Monsters, ghosts and witches: Testing the limits of the fantasy—reality distinction in young children


Department of Experimental Psychology, South Parks Road, University of Oxford, Oxford OX1 3UD, UK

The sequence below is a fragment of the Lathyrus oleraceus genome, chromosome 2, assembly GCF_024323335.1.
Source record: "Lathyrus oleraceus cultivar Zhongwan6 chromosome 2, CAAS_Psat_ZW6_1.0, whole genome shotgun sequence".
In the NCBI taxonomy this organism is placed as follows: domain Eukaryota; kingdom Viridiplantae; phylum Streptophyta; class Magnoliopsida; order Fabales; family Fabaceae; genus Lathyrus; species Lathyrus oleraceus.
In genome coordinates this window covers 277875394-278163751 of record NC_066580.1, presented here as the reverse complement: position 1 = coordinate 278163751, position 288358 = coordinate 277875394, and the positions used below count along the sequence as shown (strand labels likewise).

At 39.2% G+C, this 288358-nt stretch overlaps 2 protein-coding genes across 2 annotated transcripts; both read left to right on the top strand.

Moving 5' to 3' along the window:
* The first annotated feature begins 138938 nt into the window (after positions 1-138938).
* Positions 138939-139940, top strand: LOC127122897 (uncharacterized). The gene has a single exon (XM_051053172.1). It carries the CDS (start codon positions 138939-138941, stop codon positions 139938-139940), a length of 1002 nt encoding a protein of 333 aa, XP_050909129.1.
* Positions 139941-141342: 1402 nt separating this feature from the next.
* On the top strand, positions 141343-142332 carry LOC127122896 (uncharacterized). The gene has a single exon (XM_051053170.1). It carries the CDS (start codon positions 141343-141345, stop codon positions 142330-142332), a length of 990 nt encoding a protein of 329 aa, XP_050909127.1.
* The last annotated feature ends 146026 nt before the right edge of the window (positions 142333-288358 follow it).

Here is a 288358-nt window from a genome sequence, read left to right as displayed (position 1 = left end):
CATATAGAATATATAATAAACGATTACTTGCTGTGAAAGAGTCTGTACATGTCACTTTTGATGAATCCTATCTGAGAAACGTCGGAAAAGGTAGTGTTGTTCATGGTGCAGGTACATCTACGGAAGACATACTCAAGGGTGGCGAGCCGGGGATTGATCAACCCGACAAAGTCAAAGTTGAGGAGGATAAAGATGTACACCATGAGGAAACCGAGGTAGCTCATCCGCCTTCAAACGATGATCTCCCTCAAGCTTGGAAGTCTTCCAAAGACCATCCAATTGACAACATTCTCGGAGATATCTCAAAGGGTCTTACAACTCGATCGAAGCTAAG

Estes, Wellman & Woolley (1989) have shown that children as young as 3 years of age can distinguish between mental entities such as an image or dream of an object and a real object. Nevertheless, children often show persistent fear of imaginary creatures, particularly monsters (Jersild, 1943). To find out what conception children have of such imaginary creatures, 4- and 6-year-olds were questioned about three types of item: real items (e.g. a cup), ordinary imagined items (e.g. an image of a cup) and supernatural imagined items (e.g. an image of a monster). In two experiments, both age groups sharply differentiated the real items from both types of imagined item. Despite this apparently firm grasp of the distinction between fantasy and reality, two further experiments showed that 4- and 6-year-olds are not always certain that a creature that they have imagined cannot become real. Having imagined a creature inside a box, they show apprehension or curiosity about what is inside the box, and often admit to wondering whether the creature is actually inside. The experiments suggest that children systematically distinguish fantasy from reality, but are tempted to believe in the existence of what they have merely imagined.